Soils harbour a substantial part of the world’s biodiversity, yet data on the patterns and processes taking place below ground does not represent all relevant ecosystems and taxa.
For example, tropical and subtropical regions largely remain a blind spot when it comes to soil biodiversity. This is one of the results of a new study published in Nature Communications and led by scientists from the German Centre for Integrative Biodiversity Research (iDiv), the Martin Luther University Halle-Wittenberg (MLU) and Leipzig University (UL).
Soils contribute to many crucial ecosystem functions and services including climate regulation, nutrient cycling, and food production. To support their conservation, it is essential to know which macroecological patterns are related to the functioning of soil organisms – only then can we understand the effects of global change drivers. Such analyses need to represent the diversity of environmental conditions that can be found worldwide. Despite the mounting number of soil ecology studies, major gaps still exist in our understanding of soil biodiversity.
To identify these environmental gaps, an international team of researchers led by the German Centre for Integrative Biodiversity Research (iDiv) performed an analysis of soil macroecological studies and over 17,000 sampling sites across the globe.
“This effort involved researchers from all continents and we found not only large gaps in important spatial, environmental, and taxonomic representation, but also an almost complete absence of temporally explicit data,” said lead author Dr Carlos Guerra, researcher at iDiv and MLU.
Given the many legal and logistic limitations related to soil macroecology, researchers often prefer to expand their number of sites rather than seeing what is happening over time.
“This prevents scientists from properly assessing the effects of climate change on soil organisms and functions, but also stakeholders from taking appropriate management actions to preserve and maintain important ecosystem services, such as food and water security, for which soils are the main provider.”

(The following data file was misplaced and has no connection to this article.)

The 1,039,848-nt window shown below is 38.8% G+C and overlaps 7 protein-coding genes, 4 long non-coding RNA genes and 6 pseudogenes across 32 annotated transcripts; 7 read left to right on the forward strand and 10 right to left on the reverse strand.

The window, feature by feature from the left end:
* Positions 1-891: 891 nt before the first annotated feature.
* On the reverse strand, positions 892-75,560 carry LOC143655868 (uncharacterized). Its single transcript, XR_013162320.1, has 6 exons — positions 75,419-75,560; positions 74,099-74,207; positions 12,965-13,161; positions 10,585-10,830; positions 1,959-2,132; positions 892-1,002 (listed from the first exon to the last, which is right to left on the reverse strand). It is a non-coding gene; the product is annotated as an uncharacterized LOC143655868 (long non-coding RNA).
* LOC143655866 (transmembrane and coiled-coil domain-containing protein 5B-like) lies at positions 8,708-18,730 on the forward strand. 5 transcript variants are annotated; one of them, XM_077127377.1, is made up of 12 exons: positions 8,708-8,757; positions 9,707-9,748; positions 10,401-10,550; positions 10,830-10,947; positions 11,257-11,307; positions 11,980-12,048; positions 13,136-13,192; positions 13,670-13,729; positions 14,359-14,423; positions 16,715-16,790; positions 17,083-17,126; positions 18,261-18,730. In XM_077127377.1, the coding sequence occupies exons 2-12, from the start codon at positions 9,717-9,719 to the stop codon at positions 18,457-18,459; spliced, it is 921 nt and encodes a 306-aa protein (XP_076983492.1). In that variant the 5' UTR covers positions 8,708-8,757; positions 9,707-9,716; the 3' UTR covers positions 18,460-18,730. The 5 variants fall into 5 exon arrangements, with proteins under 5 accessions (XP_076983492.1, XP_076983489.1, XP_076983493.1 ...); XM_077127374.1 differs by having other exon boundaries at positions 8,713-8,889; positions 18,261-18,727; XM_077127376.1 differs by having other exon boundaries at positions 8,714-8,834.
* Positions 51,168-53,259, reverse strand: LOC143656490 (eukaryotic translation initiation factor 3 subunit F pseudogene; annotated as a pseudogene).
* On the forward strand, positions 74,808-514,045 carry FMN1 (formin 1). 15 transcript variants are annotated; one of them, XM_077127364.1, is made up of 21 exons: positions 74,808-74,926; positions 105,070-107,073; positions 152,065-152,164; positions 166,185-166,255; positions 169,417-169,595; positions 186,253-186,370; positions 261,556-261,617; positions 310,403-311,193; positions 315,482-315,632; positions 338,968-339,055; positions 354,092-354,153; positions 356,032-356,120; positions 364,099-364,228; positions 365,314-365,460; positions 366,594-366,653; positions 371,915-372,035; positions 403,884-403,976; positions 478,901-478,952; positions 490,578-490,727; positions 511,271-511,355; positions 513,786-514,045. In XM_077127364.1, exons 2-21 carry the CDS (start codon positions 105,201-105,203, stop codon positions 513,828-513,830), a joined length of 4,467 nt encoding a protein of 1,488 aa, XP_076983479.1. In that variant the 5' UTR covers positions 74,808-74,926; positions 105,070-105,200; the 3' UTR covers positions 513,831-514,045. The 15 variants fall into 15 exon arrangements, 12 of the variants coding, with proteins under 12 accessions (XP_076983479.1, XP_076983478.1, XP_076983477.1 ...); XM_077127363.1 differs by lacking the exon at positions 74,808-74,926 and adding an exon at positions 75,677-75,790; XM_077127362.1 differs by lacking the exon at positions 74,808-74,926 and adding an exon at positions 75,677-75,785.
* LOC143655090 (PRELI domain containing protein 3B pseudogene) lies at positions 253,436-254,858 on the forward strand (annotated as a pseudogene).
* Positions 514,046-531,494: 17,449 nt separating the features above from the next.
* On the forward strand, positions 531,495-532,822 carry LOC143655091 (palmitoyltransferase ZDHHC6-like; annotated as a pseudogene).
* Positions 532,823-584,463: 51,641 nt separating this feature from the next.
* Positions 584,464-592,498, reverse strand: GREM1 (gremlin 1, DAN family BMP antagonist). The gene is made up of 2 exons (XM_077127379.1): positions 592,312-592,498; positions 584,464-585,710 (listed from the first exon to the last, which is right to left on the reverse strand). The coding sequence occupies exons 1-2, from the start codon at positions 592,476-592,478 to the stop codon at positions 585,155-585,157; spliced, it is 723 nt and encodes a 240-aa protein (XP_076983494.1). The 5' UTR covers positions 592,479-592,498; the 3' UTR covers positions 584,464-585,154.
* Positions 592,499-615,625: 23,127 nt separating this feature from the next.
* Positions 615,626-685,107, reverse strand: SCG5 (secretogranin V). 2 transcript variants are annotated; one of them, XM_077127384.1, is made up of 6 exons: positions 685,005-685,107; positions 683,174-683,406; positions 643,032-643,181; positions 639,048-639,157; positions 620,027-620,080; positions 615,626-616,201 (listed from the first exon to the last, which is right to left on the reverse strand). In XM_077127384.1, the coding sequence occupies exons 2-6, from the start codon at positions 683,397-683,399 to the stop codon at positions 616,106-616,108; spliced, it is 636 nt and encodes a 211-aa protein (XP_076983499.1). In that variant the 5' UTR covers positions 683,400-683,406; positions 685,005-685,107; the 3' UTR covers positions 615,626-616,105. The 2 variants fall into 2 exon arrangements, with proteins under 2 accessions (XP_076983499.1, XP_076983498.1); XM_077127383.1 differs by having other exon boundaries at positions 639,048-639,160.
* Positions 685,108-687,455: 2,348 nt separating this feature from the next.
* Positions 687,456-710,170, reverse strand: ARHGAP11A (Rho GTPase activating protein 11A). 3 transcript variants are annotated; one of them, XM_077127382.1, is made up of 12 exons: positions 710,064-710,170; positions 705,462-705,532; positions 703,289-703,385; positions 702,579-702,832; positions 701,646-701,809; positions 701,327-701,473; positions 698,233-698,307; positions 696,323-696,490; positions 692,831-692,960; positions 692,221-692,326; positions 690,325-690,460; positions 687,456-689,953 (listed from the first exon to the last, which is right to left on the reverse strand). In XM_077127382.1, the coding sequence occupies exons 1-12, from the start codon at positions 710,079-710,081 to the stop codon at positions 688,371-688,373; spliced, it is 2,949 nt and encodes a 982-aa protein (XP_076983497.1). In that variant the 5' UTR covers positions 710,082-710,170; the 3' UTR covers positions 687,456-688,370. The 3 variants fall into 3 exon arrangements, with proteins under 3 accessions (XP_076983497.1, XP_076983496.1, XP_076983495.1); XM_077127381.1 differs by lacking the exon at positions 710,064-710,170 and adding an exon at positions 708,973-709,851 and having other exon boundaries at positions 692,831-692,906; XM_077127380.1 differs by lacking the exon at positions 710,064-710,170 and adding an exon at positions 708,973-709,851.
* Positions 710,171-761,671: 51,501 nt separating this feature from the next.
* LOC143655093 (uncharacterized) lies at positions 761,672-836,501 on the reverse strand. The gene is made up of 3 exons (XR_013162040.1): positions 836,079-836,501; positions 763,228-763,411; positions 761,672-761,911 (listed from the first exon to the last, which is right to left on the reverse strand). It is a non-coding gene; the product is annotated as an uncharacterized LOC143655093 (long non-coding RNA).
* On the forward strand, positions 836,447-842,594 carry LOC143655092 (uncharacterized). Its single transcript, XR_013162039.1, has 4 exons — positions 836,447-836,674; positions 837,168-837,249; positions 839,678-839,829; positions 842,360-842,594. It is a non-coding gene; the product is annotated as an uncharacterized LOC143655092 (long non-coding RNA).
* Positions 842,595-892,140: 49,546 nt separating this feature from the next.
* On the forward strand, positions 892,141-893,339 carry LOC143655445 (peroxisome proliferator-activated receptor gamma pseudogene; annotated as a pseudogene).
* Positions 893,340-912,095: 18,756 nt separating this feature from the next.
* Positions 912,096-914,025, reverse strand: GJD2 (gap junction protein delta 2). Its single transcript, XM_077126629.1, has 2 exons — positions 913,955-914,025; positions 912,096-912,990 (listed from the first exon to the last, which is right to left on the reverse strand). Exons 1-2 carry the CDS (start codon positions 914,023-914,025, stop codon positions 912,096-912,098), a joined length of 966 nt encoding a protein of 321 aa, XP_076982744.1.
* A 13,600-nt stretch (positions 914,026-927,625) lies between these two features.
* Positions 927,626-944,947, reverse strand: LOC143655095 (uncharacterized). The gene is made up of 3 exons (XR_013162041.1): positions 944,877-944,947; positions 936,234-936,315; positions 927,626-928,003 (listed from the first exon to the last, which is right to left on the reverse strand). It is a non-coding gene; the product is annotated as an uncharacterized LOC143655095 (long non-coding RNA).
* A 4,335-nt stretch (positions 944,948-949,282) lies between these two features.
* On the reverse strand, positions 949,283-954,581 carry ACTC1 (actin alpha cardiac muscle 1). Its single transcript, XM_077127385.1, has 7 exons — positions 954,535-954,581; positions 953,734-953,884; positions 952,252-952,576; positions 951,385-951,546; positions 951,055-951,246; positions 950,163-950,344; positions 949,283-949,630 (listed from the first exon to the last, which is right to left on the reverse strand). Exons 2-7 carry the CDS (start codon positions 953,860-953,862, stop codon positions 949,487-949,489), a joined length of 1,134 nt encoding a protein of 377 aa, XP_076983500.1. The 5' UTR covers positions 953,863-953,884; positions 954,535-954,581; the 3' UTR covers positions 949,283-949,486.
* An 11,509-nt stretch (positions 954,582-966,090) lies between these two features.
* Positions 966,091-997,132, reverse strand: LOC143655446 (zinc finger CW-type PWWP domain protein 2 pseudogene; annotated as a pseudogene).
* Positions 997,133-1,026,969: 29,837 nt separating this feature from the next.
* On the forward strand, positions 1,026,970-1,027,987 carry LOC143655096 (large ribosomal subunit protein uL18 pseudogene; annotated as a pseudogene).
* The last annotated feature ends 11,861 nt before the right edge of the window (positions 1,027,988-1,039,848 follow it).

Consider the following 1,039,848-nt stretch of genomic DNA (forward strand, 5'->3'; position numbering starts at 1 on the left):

Lack of data for most diverse places on Earth
In contrast to other ecosystems like aboveground terrestrial, one major issue with respect to soil biodiversity is that the data does not represent all ecosystems. Gaps exist, for example, for most tropical systems: soil biodiversity and function data is scarce or even non-existent in tropical and subtropical regions, which are among the most megadiverse places on Earth.
The researcher found that temperate biomes (especially broadleaved mixed forests and Mediterranean) contain more sampling sites than tundra, flooded grasslands and savannas, mangroves, and most of the tropical biomes. “This likely reflects differences in funding availability and research focus and infrastructures across countries,” said Carlos Guerra.
At the same time, for many of the best-represented regions across the globe, there is rarely a complete picture of the hidden life below the surface. Instead, records are often dominated by one or two taxa such as bacteria and fungi.
“We all heavily depend on the biodiversity under our feet – it is time to better understand this underexplored part of biodiversity,” said Professor Nico Eisenhauer, head of the Experimental Interaction Ecology research group at iDiv and UL.
Understanding what is happening – and why
In a changing world where land-use intensity, desertification, and rapid climate change are forecast to increase, it is important to understand if and to what extent biodiversity changes are happening in the soil. This is particularly relevant to assess the links between changes in biodiversity and ecosystem function: for example, whether changes in biodiversity occur because of changes in function, coupled with them, or despite them.
The researchers highlight the need for action to facilitate a global soil monitoring system that overcomes the current limitations.
“This study is a milestone revealing the status quo and informing future soil biodiversity monitoring,” said Nico Eisenhauer.
“Now, the next steps require two complementary pathways: making data available and standardized for further research and globally standardized sampling. Something that we are already working to put in place,” said Carlos Guerra Ultimately, this could help track the fulfilment of global or national biodiversity targets, and support policy and decision-making.